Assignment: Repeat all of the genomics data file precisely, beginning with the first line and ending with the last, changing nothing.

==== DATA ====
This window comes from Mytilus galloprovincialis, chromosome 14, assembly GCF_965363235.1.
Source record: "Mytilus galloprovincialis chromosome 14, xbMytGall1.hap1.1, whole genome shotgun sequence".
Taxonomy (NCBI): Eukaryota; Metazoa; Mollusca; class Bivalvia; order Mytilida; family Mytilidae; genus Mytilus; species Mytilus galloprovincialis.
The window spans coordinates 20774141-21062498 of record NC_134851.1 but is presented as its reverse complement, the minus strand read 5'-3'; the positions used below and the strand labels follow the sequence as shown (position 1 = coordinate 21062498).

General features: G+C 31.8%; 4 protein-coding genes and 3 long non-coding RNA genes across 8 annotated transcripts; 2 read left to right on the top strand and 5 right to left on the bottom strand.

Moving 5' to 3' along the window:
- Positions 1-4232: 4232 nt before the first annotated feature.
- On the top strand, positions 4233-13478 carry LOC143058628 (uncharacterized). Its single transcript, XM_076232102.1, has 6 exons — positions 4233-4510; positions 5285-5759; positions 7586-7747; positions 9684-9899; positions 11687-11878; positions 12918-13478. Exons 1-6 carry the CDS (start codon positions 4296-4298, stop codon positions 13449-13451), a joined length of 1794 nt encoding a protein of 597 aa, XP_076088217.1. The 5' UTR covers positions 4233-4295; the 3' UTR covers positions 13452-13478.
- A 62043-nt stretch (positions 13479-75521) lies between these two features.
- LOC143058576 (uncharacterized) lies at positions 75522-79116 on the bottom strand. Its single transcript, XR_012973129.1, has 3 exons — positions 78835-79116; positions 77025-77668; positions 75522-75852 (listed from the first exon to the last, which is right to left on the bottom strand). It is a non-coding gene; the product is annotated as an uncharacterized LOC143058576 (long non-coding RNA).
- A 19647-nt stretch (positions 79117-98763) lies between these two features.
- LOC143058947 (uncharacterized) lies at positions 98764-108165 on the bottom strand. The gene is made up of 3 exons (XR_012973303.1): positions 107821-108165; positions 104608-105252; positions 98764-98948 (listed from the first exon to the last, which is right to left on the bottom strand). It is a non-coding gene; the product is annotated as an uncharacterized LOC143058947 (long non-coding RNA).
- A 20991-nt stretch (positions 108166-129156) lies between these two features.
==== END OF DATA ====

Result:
This window comes from Mytilus galloprovincialis, chromosome 14, assembly GCF_965363235.1.
Source record: "Mytilus galloprovincialis chromosome 14, xbMytGall1.hap1.1, whole genome shotgun sequence".
Taxonomy (NCBI): Eukaryota; Metazoa; Mollusca; class Bivalvia; order Mytilida; family Mytilidae; genus Mytilus; species Mytilus galloprovincialis.
The window spans coordinates 20774141-21062498 of record NC_134851.1 but is presented as its reverse complement, the minus strand read 5'-3'; the positions used below and the strand labels follow the sequence as shown (position 1 = coordinate 21062498).

General features: G+C 31.8%; 4 protein-coding genes and 3 long non-coding RNA genes across 8 annotated transcripts; 2 read left to right on the top strand and 5 right to left on the bottom strand.

Moving 5' to 3' along the window:
- Positions 1-4232: 4232 nt before the first annotated feature.
- On the top strand, positions 4233-13478 carry LOC143058628 (uncharacterized). Its single transcript, XM_076232102.1, has 6 exons — positions 4233-4510; positions 5285-5759; positions 7586-7747; positions 9684-9899; positions 11687-11878; positions 12918-13478. Exons 1-6 carry the CDS (start codon positions 4296-4298, stop codon positions 13449-13451), a joined length of 1794 nt encoding a protein of 597 aa, XP_076088217.1. The 5' UTR covers positions 4233-4295; the 3' UTR covers positions 13452-13478.
- A 62043-nt stretch (positions 13479-75521) lies between these two features.
- LOC143058576 (uncharacterized) lies at positions 75522-79116 on the bottom strand. Its single transcript, XR_012973129.1, has 3 exons — positions 78835-79116; positions 77025-77668; positions 75522-75852 (listed from the first exon to the last, which is right to left on the bottom strand). It is a non-coding gene; the product is annotated as an uncharacterized LOC143058576 (long non-coding RNA).
- A 19647-nt stretch (positions 79117-98763) lies between these two features.
- LOC143058947 (uncharacterized) lies at positions 98764-108165 on the bottom strand. The gene is made up of 3 exons (XR_012973303.1): positions 107821-108165; positions 104608-105252; positions 98764-98948 (listed from the first exon to the last, which is right to left on the bottom strand). It is a non-coding gene; the product is annotated as an uncharacterized LOC143058947 (long non-coding RNA).
- A 20991-nt stretch (positions 108166-129156) lies between these two features.